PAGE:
It has been announced that three prominent horsemen’s organizations have provided a total of over $700,000 in equipment and supplies for research which is already underway at the New Bolton Center at the University of Pennsylvania School of Veterinary Medicine.
Advanced equipment and supplies recently donated by the organizations have given the New Bolton Center a powerful forensic research tool for the development of innovative racehorse drug testing protocols.
The Pennsylvania Harness Horsemen’s Association (PHHA), a trade group that represents industry participants at eastern Pennsylvania’s harness racing tracks, donated approximately $470,000 to purchase a mass spectrometer. This state-of-the-art equipment is highly sensitive, allowing staffers to research protein-based drugs and peptides, and develop methods to better detect, identify and characterize medications that can enhance performance and/or cause potential harm to the health, welfare and safety of equine athletes. It is capable of analyzing changes in proteins that may be related to the administration of drugs and shock wave therapy.
“Plain and simple, we want a clean sport,” said Sam Beegle, president of the PHHA. “This grant is part of our ongoing investments to ensure a level playing field, and keep horses healthy and safe.”
In addition, two other prominent horsemen’s organizations will provide hundreds of thousands of dollars in software, supplies and accessories for the research project. The Meadows Standardbred Owners Association (MSOA), which represents horsemen at The Meadows Racetrack & Casino near Pittsburgh, and the Pennsylvania Horsemen's Benevolent and Protective Association, which provides services for horsemen at both Penn National in Grantville and Presque Isle Downs in Erie, have so far contributed over $250,000 for the same goal.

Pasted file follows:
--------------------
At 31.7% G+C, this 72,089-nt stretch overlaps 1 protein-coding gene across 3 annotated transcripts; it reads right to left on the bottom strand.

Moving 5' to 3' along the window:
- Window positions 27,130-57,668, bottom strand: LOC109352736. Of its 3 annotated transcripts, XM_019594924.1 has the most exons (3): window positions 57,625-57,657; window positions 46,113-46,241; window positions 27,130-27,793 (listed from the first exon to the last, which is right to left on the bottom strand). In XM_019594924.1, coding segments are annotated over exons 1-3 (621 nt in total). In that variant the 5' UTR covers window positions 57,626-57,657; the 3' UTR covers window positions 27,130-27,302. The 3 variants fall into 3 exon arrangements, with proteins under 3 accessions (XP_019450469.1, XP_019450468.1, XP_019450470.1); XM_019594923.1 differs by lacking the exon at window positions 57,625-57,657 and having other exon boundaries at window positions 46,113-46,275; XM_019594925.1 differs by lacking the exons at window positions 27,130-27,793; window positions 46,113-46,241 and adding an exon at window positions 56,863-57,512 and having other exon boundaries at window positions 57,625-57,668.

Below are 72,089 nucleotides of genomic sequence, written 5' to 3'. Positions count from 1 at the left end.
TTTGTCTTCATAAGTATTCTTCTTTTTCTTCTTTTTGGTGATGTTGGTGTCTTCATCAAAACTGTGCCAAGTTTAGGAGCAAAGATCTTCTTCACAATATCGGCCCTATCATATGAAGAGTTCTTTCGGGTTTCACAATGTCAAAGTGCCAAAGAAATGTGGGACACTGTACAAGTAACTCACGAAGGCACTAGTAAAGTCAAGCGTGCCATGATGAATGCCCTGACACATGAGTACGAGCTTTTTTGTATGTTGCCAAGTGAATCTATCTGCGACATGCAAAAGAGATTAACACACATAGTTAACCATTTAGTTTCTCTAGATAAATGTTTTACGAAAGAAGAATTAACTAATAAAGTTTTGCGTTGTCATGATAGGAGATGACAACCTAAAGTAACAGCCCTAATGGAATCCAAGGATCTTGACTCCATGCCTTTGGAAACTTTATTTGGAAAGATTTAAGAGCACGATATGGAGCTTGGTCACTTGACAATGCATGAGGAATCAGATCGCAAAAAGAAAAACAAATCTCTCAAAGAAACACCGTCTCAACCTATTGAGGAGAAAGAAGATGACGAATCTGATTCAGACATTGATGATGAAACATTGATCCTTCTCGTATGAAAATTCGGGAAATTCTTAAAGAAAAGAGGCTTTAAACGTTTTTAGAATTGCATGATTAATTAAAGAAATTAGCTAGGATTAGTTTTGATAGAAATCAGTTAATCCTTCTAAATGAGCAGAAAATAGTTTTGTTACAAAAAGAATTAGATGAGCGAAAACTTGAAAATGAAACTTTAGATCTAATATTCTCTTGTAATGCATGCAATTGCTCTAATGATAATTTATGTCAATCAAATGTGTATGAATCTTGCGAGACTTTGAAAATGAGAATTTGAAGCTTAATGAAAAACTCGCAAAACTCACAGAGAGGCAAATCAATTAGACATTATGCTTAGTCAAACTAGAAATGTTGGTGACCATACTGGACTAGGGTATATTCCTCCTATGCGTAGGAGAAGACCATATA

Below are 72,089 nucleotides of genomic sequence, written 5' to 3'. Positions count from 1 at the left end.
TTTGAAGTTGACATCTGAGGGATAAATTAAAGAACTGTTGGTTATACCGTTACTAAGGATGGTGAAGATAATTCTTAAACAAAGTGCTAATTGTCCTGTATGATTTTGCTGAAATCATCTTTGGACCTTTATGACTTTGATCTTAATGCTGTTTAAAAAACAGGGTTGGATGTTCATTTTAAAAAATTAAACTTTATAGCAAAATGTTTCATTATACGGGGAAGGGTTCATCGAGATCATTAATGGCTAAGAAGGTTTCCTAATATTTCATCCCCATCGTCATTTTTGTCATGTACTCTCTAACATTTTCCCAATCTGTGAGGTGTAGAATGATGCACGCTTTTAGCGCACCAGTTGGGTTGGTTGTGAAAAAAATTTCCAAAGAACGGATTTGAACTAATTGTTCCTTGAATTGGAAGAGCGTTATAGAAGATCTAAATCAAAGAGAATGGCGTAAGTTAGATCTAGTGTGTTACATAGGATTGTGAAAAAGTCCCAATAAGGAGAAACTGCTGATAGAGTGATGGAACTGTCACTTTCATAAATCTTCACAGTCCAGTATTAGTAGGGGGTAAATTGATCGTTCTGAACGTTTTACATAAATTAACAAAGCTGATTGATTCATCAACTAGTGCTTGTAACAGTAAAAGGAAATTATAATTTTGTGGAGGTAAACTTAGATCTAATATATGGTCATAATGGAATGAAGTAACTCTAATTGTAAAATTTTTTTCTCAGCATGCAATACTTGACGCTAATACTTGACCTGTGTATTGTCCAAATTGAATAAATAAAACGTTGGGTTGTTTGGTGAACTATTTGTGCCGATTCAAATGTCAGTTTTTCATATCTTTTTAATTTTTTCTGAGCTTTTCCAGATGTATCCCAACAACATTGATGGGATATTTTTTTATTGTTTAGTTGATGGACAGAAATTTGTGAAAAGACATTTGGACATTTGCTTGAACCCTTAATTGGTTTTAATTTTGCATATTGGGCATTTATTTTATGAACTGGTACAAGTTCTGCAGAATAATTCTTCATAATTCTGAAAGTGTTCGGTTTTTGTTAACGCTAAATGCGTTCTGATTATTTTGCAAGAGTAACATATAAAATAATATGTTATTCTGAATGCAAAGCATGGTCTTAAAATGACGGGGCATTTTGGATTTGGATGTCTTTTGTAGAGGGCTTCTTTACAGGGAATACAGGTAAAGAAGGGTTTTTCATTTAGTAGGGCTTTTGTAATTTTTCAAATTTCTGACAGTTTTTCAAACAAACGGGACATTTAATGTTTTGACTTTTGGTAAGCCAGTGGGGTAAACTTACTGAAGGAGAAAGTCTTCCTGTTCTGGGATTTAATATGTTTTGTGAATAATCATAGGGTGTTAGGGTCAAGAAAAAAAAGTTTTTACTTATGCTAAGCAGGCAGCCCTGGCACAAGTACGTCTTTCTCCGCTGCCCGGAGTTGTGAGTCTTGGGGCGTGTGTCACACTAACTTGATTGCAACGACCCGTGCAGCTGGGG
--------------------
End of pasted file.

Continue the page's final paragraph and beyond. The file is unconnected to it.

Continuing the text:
New Bolton Center’s Dr. Lawrence Soma said that while instances of positive drug tests are relatively low, the forensic laboratory can only test for known substances. “It’s a moving target because new medications are constantly coming into use. These gifts are an essential part of our efforts to stay ahead of the curve.”
In just a few short months since the equipment has been in use, researchers have made significant progress on multiple fronts. For example, studies are near completion to determine if the hemoglobin of the equine is altered by the administration of Inositol tripyrophosphate (ITTP), which can make oxygen more readily available to working muscles and potentially enhance performance. Research is also well underway into detecting the prohibited use of non-drug therapies and naturally-occurring substances.
Racehorses are tested for prohibited substances under the authority of the Pennsylvania Harness and Horse Racing Commissions, which also employ a team of on-site investigators at each state racetrack. Samples are sent to the Equine Toxicology and Research Laboratory (PETRL) under the direction of Dr. Cornelius Uboh for analysis. Positive test results are reported to the Commissions for enforcement. Repeat offenses and certain types of infractions can result in an individual being banned from competition.
The cooperative program between New Bolton Center and PETRL has been ongoing for many years. It brings together veterinarians, chemists, molecular biologists and technicians engaged in an advanced drug research and state-of-the-art forensic program.
Collaboration between the New Bolton Center and PHHA dates back to the 1980s. Previous gifts have contributed to the development of a pre-race cardiovascular monitoring protocol, development of new drug testing protocols and a comprehensive set of guidelines for administering therapeutic medications to equine athletes.
“We’re very pleased to contribute,” said Richard Gillock, president of the MSOA. “The importance of these efforts for our sport cannot be overstated.”
(With files from the Pennsylvania Harness Horsemen's Association)